Levi spent eleven months in Auschwitz until the camp was liberated by the Russian Army. He was lucky to fall ill with scarlet fever in January 1945, because this illness was the reason for him being left behind in the camp and thus surviving Auschwitz.
On 21 February 1944, the inmates of the camp were transported to Auschwitz (his record number was 174 517) in twelve cramped cattle trucks. Levi spent eleven months there before the camp was liberated by the Red Army. Of the 650 Italian Jews in his shipment, Levi was one of only twenty who left the camps alive. The average life expectancy of a new entrant was three months……Shortly before the camp was liberated by the Red Army, he fell ill with scarlet fever and was placed in the camp’s sanatorium (camp hospital).
He did not return to Turin until October 1945, after fighting his way back through Poland, Russia, Rumania, Hungary and Austria.
Although liberated on 27 January 1945, Levi did not reach Turin until 19 October 1945. ….. His long railway journey home to Turin took him on a circuitous route from Poland, through Russia, Romania, Hungary, Austria and Germany.
In 1946, Levi met Lucia Morpugo and he married her in 1947. His book describing his experiences in Auschwitz “If this is a man” was published in October 1947. Only a few of the 2,000 copies printed were sold. Primo had two children, a daughter Lisa born 1948, and a son Renzo born in 1957. Levi called Renzo after Leronzo Perrone who was one of his fellow prisoners in Auschwitz.
At a Jewish New Year party in 1946 he met Lucia Morpurgo who offered to teach him to dance. Levi fell in love with Lucia….. In September 1947 Primo married Lucia and a month later on the 11th October If This is a Man was published with a print run of 2000 copies….. In October 1948 Levi’s first child, his daughter Lisa, was born….. In July 1957 his son Renzo was born, almost certainly named after his saviour Lorenzo Perrone.
Perrone risked his life by bringing Primo soup every day and without Lorenzo’s help Primo would not have survived the Camp. Lorenzo was tormented by his memories of Auschwitz, and he resorted to drugs ending up living on the streets as an alcoholic. Levi made many attempts to rescue his friend, but all was in vain. Lorenzo died in 1952 as a result of insufficient care for himself.
Lorenzo’s story is well told in If This is a Man. Without Lorenzo bringing Primo soup every day, at great personal risk, Levi would most likely not have survived the Lager. After the war Lorenzo could not cope with the memories of what he saw and descended into living rough and alcoholism. Levi made several trips to rescue his old friend from the streets, but in 1952 Lorenzo died as a result of the lack of self-care.
In 1977, Primo retired from work to devote himself to full time writing, and he became an important literary figure in Italy. His description of his train journey from Auschwitz back home to Turin became part of the curriculum in Italian schools. The Soviet Union banned Primo’s books because they portrayed Soviet soldiers as human and disorderly, rather than as hero’s. Israel did not find Levi’s books useful tools that fitted into the official story of the establishment of the State, and consequently his books were not translated into Hebrew until after he had died.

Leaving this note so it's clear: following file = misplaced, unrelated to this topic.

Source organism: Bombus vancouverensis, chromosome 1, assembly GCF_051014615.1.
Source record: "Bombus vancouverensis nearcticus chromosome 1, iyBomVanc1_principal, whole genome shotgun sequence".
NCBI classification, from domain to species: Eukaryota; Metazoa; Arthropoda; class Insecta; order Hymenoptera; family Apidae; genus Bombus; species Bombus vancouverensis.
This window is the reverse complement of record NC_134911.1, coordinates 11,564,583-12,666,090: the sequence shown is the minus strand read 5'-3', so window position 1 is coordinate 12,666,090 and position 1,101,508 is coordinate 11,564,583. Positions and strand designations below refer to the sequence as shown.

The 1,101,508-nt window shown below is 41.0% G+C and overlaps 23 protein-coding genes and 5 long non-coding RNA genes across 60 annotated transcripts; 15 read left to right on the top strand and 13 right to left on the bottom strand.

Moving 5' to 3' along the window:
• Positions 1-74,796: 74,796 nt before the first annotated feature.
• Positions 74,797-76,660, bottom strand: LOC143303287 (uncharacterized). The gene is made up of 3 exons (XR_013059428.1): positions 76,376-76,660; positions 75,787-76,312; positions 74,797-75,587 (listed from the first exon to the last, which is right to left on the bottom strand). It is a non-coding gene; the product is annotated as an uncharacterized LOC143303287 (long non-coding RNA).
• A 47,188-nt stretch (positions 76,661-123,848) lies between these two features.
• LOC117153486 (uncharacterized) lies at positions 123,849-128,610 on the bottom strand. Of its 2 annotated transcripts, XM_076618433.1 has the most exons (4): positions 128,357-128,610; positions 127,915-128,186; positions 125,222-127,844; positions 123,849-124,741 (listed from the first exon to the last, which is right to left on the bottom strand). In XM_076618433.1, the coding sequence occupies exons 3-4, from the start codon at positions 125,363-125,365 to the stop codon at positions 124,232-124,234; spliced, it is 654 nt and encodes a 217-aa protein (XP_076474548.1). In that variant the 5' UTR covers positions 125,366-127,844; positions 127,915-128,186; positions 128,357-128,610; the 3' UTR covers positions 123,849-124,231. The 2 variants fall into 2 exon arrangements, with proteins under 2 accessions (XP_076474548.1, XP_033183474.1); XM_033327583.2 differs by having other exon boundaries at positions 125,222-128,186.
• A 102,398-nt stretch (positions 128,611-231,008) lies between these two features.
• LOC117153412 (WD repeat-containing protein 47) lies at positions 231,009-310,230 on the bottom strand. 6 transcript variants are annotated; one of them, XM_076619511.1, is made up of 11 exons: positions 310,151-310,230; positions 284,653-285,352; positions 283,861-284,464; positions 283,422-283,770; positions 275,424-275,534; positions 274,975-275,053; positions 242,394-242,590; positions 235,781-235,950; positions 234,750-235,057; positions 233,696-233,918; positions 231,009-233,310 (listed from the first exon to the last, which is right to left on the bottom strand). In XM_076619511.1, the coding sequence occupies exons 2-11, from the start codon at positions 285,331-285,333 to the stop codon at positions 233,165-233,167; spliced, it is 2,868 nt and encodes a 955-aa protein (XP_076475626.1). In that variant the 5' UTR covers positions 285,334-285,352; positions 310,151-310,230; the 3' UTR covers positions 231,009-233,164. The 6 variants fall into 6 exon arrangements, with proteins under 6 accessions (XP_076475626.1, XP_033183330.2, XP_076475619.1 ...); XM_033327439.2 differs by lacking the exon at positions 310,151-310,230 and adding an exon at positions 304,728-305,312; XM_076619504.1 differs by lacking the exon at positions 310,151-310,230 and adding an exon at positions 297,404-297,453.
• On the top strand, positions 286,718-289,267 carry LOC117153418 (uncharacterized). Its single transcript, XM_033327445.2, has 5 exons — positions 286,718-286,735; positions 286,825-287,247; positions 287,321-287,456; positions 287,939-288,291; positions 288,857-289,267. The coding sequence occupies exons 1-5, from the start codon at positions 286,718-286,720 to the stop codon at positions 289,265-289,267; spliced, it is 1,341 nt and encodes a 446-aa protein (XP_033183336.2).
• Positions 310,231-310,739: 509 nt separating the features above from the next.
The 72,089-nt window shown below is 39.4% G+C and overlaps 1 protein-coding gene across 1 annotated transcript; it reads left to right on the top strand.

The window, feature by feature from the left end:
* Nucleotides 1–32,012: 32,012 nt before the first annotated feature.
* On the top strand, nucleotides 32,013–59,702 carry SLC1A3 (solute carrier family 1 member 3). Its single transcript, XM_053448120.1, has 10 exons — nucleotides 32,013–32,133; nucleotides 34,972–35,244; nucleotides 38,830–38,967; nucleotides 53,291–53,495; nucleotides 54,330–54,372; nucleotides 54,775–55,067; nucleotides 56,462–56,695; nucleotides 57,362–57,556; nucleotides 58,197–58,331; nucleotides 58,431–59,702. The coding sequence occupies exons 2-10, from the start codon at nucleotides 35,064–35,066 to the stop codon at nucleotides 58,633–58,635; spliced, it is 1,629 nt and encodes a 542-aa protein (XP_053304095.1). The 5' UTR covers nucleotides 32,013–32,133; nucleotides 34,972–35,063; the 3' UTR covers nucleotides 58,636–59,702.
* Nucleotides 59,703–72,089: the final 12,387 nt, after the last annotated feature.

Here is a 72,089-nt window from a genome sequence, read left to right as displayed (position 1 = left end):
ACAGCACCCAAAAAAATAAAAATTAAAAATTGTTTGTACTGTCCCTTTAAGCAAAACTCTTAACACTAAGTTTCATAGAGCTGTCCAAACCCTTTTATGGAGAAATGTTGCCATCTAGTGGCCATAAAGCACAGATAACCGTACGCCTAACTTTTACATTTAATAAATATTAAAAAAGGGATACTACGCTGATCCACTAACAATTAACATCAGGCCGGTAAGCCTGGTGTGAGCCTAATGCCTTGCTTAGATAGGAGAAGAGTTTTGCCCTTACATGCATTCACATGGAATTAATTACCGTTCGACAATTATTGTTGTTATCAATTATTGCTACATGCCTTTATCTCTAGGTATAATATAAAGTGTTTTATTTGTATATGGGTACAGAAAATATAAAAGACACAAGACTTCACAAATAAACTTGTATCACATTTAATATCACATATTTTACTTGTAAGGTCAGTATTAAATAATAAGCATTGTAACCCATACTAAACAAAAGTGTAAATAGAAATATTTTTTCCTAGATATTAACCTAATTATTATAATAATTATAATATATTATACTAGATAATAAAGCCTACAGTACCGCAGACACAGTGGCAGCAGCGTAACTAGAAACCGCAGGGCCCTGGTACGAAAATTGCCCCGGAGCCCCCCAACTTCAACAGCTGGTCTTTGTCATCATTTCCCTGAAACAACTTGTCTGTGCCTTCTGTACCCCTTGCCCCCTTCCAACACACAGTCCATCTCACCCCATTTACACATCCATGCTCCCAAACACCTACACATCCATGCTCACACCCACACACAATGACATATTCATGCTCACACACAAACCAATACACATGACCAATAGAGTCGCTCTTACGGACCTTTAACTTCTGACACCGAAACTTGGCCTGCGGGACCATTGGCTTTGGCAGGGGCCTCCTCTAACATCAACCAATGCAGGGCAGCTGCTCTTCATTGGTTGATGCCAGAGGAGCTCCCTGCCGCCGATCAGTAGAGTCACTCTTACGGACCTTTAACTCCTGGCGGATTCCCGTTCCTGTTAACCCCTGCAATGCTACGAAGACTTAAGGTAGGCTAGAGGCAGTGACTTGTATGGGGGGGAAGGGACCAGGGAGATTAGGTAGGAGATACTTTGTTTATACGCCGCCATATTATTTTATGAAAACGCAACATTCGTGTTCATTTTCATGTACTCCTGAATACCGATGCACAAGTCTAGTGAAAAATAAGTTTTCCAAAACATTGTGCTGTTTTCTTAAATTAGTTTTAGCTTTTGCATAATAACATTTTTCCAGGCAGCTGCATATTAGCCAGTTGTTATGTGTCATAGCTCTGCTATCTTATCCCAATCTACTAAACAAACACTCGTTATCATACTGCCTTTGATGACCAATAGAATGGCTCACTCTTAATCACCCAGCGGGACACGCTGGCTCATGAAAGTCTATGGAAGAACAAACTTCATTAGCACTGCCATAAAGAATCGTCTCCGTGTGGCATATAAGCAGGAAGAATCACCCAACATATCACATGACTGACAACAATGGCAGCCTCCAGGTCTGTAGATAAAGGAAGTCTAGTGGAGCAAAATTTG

Levi retired as a part-time consultant at the SIVA paint factory in 1977 to devote himself full-time to writing….. Levi became a major literary figure in Italy. The Truce became a set text in Italian schools. ….. In the Soviet Union his early works were not acceptable to censors because of their portrayal of Soviet soldiers as human and disorderly, rather than heroic. In Israel, a country formed partly by Jewish refugees who escaped horrors more or less the same as Levi experienced, Levi’s works were not translated until after his death.
Levi wrote about his Holocaust experience in an intellectual almost scientific style, and like most Holocaust survivors he shows no lasting hatred against all Germans. This fact has led some Jewish commentators to suggest that he had forgiven the Nazi’s, which Levi denied.
Levi writes in clear almost scientific style about his experiences in Auschwitz, showing no lasting hatred of the Germans. This has led some commentators to suggest that he had forgiven them, though Levi denied this.
Levie died in April 1987, by falling from the interior landing in his third story Turin apartment. Eli Wiesel commented on Primo’s death: “Primo Levi died at Auschwitz already forty years earlier”.
Levi died on 11 April 1987, when he fell from the interior landing of his third-story apartment in Turin to the ground floor below. Elie Wiesel said at the time that “Primo Levi died at Auschwitz forty years earlier.”
Levi’s death was subject to much controversy. Did he commit suicide because he suffered from depression? Was it an accident? If it was suicide, why did the industrial chemist use such a spectacular exit? There is still no answer to this question.
However, Oxford sociologist Diego Gambetta has argued that the conventional assumption of Levi’s death by ‘suicide’ is not well justified by either factual or inferred evidence. Levi left no suicide note, and no other clear indication that he had thoughts of taking his own life. In Gambetta’s view, documents and testimony indicate immediate and ongoing plans at the time of his death. Rita Levi Montalcini, a close friend of Levi, commented that “If Levi wanted to kill himself he, a chemical engineer by profession, would have known better ways than jumping into a narrow stairwell with the risk of remaining paralyzed.” Also, Gambetta has pointed out that Levi had complained to his physician of dizziness in the days before his death, and concludes (from a visit to the apartment complex) that it is more plausible to assume Levi lost his balance and fell accidentally to his death. The matter remains unresolved.
Therefore within the space of two months, it is now evidenced that three of the Did You Know columns were plaguarised from the Wikipedia online encyclopedia. Their source was not quoted, and the reader was left with the impression that these items were authored by Mr Ken Arkwright.
I submit that the plaguarism of Wikipedia was not a one off occurrence or an innocent mistake. It simply represents the dishonest use of material for dishonest purposes.